by Iyabo Onipede
When I think of growth, I think of two ideas that are diametrically opposed to each other: On the one hand, growth is a progressive movement forward towards an expected end. This type of growth is linear and one dimensional. On the other hand, the other type of growth is a topsy-turvy growing edge that ends up not where we thought it would but can feel expansive, refreshing and good at the end of it. It feels unrooted and ungrounded and often, we find it hard to grasp its ultimate destination. This is multidimensional and comprehensive. It usually does not feel good at the moment but at the end, if we look back, it really was to our benefit.
Every day, I wake up with the first type of growth in mind as I anticipate the sequential and orderly “must dos” of the day so I can feel accomplished and satisfied at the end of the day. However, those days barely exist. Yet, I want them daily. The second type of day? Every single day!
It’s a paradox.
Often, we think of growth in terms of children and how they grow in height and look different over time and magically become adults at age 18. Yet, science tells us that the brain does not mature, or is not fully formed until at least 25 and sometimes even into the 30s. Then they stay static (really?) until midlife when they reverse and start aging. Right? Wrong.
Brain plasticity tells us we can grow and change over our entire lifetimes. We can become artists at 80 and learn new languages even into our 90s.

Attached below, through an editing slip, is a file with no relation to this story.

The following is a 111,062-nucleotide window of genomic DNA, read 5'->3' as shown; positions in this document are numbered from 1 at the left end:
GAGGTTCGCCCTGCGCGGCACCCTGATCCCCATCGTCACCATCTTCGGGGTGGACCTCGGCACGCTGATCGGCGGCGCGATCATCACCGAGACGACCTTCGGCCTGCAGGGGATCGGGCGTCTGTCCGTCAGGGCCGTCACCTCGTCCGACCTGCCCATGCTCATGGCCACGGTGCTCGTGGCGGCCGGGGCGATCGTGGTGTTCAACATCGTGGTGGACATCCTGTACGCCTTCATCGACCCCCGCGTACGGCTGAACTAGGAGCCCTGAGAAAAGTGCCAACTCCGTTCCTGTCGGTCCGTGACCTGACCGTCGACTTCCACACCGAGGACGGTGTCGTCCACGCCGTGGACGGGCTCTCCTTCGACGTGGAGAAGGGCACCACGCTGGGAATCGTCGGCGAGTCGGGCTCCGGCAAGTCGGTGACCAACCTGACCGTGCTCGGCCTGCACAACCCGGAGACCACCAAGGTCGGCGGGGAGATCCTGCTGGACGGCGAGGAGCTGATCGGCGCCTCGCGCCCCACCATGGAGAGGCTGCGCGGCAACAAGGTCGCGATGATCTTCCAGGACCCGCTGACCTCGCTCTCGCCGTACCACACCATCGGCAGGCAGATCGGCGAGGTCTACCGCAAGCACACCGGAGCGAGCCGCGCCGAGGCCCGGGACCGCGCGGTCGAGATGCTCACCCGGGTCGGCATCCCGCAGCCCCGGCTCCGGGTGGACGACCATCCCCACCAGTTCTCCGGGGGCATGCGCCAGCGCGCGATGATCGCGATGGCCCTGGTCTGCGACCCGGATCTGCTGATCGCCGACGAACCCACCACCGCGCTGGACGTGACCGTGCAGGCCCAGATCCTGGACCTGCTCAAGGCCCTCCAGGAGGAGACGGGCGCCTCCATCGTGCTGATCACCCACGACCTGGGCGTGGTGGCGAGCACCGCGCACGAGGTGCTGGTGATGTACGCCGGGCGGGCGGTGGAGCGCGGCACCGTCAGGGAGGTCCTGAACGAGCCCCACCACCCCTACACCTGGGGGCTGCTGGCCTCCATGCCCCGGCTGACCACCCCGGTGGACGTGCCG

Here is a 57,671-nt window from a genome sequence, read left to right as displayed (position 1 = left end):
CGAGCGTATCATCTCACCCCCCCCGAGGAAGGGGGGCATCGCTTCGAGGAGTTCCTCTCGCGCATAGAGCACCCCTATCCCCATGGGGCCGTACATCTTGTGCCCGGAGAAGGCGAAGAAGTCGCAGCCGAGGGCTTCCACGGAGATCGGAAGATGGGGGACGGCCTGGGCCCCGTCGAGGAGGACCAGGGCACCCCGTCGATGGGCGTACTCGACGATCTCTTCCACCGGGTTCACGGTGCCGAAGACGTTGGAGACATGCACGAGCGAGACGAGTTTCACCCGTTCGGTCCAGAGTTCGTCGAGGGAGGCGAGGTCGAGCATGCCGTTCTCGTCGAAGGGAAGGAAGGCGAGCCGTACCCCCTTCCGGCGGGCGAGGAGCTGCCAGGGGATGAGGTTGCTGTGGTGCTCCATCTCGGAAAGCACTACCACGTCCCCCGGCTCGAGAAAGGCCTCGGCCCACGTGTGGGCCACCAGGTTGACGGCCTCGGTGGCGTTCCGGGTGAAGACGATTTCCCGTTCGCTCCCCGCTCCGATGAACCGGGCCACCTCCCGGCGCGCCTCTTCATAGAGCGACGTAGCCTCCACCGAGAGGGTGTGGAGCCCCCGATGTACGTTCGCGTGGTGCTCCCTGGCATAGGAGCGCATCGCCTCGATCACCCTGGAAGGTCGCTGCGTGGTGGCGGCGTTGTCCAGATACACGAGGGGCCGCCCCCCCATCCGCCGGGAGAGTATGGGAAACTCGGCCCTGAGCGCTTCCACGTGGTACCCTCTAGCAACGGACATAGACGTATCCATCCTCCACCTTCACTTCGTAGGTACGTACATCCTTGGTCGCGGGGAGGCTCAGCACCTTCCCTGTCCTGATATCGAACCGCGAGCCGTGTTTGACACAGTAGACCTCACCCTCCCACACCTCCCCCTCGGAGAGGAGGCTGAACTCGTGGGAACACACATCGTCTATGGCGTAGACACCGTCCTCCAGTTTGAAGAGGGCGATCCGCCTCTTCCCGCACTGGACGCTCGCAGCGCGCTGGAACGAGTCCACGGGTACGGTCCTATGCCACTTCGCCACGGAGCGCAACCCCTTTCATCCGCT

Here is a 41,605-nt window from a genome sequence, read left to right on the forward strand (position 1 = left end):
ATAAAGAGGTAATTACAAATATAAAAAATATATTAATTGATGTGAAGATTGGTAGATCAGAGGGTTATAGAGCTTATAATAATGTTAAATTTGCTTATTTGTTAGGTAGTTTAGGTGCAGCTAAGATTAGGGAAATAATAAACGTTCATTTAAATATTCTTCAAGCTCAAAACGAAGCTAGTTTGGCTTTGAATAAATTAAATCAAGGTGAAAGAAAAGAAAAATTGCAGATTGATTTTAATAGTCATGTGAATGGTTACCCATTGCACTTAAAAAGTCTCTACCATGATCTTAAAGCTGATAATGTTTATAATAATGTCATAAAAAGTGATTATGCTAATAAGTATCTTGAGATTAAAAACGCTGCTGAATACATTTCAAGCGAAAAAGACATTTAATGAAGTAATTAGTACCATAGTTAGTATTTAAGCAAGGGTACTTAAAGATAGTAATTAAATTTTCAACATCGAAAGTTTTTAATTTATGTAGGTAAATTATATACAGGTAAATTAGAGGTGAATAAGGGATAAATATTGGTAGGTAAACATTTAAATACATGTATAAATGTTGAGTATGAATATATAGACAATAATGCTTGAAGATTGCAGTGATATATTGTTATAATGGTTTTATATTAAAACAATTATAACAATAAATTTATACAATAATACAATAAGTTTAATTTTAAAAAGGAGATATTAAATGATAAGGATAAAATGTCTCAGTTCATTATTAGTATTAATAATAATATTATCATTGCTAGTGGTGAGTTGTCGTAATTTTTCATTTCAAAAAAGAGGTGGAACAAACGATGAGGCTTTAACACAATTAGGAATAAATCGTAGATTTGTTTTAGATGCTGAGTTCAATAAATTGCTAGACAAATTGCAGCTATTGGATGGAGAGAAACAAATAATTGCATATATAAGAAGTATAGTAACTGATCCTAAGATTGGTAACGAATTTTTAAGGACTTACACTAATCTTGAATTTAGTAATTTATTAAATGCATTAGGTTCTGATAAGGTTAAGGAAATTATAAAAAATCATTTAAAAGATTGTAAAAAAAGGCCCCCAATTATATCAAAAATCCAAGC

I am a serial entrepreneur. I will always work for myself. I love it. I live for it. However, it is the most challenging thing I have ever done in my life. The greatest learning, I have ever experienced, was launching, sustaining and growing a business. It is also a daily opportunity for growth.
I encourage my clients to think of growth as expansion. That adds a different spin to it. Somehow, growth takes up a linear trajectory in our language and in our internal ideas around growth. We look at numbers and we make targets based on a time-space continuum. This year, I will make X dollars and next year, I will triple that amount.
“Expansion” takes us beyond the language of linear growth. It envisions us moving vertically and horizontally. Its language creates images of growth within and without. It reshapes us and redefines us: “This year, I planned to make X dollars, but I made XYZ. What does that mean for me? How can I use this information to redesign my next steps?”
You see, we can only anticipate growth through the eyes of planning but when that growth, or rather, expansion happens, it requires us to reflectively revisit our anticipated growth and keep in step with the raw data that emerges.
Growth is what we plan on. Expansion is what actually happens. Enjoy it. It is natural. Count the gifts within it.
Iyabo Onipede is a Leadership Coach based in Atlanta, GA.